I apologize up front if I confuse anyone with the title of this issue, but I refuse to call it X-Men #10: Now Ghosts #1 or whatever, because I just find that a little ridiculous. It’s also been a bit of a recurring struggle to enjoy the book as fully as I would like to when it’s endured such a revolving door of artists. It was initially announced as a Brian Wood and Olivier Coipel book, which immediately got my attention. He’s my favorite writer and a terrific artist. That lasted three issues. Since then, the title was momentarily conscripted by a crossover event, and we’ve seen artists David Lopez, Terry Dodson, and Barry Kitson come and go. For this issue, we have Clay Mann and Kris Anka sharing art duties. The good news is that some cheesecake tendencies from Terry Dodson aside, all of these artists are pretty interesting. Call me an old cynic, but I just long for the days that a single creative team would steward a run of 100, or 50, or heck, even 24, or 12 issues of an uninterrupted, on time, monthly series.
With my little parade of caveats out of the way, this is a good issue! Psylocke, Rachel, and Monet look particularly radiant and engaging on the cover. The front half of the book has Kris Anka on art. Though I’m not familiar with Anka’s work, it feels as if there was a deliberate effort made to achieve consistency with the Terry Dodson aesthetic, as he was the artist who helped Wood launch this story involving Lady Deathstrike, Typhoid Mary, Arkea, John Sublime, even Gabriel Shepherd and Sabra, and all of the seemingly disparate elements from Wood’s incarnations of this title. While I found some of the backgrounds to be a little sparse with detail, the thing I loved about Anka’s style is the emotion he pulls from the characters. There was a dire sense of danger emanating from Monet’s eyes, for example, when she was being restrained in combat by Amora, the wayward Asgardian. There’s a lot of “acting” going on in her eyes, lending the right gravitas to her situation. Later, I enjoyed the almost Kirby-ish black lines on Amora’s cheeks, a sense of youthful vigor amid strife, letting the audience know that these women allying with Arkea really don’t comprehend the dangerous mess they’ve gotten themselves into.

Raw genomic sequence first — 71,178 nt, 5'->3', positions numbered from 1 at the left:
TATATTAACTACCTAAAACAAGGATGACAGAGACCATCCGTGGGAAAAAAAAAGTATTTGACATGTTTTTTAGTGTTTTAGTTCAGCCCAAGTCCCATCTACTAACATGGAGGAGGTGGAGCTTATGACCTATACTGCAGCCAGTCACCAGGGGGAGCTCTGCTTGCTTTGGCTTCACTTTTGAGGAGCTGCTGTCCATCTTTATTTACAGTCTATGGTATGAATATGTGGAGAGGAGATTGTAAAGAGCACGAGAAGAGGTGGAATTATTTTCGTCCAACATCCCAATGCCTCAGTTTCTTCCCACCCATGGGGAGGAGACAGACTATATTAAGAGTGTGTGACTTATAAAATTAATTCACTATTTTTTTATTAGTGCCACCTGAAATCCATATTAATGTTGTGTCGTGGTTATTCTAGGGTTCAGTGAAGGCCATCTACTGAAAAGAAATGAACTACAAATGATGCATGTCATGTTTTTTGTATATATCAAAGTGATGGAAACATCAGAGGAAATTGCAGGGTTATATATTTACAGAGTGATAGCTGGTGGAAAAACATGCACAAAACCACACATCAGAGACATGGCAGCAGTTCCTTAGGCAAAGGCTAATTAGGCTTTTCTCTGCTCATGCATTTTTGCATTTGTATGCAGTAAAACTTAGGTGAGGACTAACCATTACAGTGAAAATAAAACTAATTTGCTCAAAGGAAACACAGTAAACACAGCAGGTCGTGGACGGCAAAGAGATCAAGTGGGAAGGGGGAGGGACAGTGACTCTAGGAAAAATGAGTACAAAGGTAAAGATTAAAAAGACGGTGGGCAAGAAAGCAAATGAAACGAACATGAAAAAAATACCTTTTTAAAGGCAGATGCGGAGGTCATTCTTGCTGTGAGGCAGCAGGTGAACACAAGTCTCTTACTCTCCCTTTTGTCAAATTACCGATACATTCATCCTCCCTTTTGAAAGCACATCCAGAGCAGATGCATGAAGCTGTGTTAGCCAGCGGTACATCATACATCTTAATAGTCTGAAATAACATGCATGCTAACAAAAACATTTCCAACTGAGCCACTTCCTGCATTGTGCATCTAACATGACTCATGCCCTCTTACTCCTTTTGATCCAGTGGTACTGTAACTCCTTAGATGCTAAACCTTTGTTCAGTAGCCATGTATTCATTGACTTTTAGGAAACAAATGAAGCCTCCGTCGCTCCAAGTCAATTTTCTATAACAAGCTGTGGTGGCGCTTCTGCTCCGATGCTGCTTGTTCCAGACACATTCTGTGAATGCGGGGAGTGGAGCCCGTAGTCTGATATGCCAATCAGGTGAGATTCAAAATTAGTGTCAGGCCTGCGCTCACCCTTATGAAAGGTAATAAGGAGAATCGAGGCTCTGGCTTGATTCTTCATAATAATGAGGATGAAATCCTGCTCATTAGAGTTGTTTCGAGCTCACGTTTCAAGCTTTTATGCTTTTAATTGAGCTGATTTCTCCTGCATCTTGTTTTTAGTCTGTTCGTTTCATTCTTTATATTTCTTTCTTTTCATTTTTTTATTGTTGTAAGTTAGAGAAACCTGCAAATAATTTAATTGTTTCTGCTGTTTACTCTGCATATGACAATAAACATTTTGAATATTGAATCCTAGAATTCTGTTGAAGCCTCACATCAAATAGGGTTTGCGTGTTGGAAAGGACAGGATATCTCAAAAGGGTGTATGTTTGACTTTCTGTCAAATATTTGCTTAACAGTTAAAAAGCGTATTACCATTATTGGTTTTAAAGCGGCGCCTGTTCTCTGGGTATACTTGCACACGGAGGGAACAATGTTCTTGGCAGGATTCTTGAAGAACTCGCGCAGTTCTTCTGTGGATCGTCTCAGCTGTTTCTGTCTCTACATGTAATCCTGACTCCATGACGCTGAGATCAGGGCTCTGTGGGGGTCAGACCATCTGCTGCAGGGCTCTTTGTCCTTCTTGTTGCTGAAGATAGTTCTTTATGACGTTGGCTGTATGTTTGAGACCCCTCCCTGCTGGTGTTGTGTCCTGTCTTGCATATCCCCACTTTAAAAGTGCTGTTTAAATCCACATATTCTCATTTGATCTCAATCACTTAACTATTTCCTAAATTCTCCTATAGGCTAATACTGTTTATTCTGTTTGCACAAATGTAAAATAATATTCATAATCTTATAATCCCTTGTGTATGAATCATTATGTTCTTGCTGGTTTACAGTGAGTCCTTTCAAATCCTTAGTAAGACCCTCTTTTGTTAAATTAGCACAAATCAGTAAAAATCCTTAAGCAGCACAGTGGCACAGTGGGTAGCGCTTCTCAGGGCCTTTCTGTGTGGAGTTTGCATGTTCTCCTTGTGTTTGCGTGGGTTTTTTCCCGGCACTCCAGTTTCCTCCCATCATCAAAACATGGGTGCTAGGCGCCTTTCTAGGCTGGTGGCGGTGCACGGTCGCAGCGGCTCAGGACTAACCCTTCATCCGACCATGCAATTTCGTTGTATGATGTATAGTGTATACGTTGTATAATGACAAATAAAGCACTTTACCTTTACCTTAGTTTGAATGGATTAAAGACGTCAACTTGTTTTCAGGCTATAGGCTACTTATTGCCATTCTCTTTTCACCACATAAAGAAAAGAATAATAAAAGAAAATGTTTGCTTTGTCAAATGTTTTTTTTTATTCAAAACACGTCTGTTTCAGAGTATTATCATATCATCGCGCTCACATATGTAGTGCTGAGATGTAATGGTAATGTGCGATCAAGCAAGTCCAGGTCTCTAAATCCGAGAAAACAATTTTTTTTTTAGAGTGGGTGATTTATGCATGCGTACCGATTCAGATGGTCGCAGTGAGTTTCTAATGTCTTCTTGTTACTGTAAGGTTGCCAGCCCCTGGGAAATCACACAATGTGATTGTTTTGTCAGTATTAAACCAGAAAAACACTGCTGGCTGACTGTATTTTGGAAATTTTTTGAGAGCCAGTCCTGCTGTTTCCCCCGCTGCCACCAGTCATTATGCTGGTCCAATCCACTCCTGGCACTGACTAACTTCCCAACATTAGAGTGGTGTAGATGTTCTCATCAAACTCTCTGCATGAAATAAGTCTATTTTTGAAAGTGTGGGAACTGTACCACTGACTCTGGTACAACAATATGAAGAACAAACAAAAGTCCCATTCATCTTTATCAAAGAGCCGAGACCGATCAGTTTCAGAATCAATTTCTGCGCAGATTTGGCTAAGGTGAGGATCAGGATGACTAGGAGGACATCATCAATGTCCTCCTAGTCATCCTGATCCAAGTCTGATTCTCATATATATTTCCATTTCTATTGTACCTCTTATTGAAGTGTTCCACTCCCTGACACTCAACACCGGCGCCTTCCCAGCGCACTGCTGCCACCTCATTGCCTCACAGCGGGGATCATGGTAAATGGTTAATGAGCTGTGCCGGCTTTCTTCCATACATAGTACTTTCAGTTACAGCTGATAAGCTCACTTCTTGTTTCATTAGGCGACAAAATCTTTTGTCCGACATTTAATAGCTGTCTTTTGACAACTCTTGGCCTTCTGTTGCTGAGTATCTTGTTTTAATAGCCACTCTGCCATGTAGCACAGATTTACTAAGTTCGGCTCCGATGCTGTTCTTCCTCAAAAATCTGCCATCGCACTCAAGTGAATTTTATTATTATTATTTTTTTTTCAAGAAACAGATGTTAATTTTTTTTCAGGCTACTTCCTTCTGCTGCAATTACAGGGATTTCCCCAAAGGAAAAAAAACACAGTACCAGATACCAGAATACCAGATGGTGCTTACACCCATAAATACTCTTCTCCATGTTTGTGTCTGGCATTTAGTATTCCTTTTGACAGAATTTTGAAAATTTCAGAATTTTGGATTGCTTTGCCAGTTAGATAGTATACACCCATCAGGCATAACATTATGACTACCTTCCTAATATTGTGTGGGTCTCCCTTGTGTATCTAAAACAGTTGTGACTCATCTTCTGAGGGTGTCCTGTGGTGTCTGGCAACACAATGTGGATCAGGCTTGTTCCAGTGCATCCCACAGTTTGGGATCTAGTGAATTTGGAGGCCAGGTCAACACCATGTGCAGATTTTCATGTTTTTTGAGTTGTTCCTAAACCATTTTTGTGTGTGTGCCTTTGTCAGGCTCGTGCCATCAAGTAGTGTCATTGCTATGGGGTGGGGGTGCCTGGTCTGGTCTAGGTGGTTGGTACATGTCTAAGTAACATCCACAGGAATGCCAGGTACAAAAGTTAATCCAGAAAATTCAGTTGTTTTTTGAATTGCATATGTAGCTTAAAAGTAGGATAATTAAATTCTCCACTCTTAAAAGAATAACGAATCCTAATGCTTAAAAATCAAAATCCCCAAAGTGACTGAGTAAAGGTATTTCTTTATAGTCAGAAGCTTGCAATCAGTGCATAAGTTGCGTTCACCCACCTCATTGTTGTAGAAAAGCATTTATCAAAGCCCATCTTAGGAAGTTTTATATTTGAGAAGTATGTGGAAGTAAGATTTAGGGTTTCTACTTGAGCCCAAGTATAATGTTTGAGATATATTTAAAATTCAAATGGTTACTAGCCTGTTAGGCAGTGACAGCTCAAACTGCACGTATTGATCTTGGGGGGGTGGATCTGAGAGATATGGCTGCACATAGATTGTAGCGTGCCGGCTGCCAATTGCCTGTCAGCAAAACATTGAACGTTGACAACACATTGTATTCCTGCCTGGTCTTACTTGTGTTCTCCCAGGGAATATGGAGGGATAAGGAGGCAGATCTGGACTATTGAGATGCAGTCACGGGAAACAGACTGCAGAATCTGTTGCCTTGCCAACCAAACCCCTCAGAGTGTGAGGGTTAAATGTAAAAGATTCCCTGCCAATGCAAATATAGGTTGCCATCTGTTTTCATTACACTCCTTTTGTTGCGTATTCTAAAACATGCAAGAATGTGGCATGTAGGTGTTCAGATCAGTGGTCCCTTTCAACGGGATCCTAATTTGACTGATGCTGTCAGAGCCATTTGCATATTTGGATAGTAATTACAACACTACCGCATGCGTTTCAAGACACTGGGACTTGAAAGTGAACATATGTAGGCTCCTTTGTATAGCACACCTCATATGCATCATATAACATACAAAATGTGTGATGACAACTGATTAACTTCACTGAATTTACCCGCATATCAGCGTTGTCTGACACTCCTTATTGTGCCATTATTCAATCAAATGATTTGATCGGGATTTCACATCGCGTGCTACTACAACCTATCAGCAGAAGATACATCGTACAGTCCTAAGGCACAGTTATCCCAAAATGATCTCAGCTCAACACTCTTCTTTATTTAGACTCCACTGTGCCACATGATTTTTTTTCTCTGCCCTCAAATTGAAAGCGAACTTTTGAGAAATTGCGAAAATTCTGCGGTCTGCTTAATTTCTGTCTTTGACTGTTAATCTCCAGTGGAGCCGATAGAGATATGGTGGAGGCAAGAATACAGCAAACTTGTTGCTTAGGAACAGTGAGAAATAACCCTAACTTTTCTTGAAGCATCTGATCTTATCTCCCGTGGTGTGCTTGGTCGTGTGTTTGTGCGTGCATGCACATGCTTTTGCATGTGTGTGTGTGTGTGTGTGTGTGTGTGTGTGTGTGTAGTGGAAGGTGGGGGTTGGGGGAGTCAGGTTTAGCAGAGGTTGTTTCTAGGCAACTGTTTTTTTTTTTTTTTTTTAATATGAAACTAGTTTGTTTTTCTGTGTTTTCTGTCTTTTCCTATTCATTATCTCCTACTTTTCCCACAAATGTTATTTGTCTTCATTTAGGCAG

The back half of the book is handled by Clay Mann, who works in a very stylized aesthetic that’s bolstered by the intense and sharp coloring of Paul Mounts. Mann sort of strikes me as an artist that also fits interestingly into this stable, with the fine lines and detail of an artist like David Lopez, but with the type of sketchy, peripheral lines that almost reverberate on the page, from someone like Olivier Coipel. I sometimes wonder if this is all just a happy accident, or if we should give more credit to the editors for thinking through some of their collaborator choices during the decision-making process. In either case, Mann is at home rendering everything from Sentinels, to outdoor environments, to the diverse power sets of this mutant cast, making the proceedings rightfully feel like a rushed, all-hands-on-deck effort to halt events in motion.
It’s a difficult issue to review without giving away some of the specific plot details, but I appreciate Brian Wood’s eagerness to offer globetrotting endeavors, pushing away from most writers’ tendency to only create in strictly American locales, as he’s also done in Northlanders and The Massive, more recently. With the team having to marshal its resources in response to truly worldwide threats, it’s a great balance of action and some great character development arcs. This characterization includes Storm’s evolving leadership, Rachel’s troubled relationships, Karima finding a place on the team, Monet’s reluctant powerhouse status, which is a nice counterpoint to Psylocke’s self-confidence and experience – this is truly a great pairing, and some younger members of the team like Pixie, Bling, or Hellion wanting to prove themselves, not to mention the crazy reveal concerning two additional characters this new sisterhood is seeking. It’s big. At the end of the day, it’s a rousing plot with rich interpersonal dynamics, essentially what the X-Men should be all about.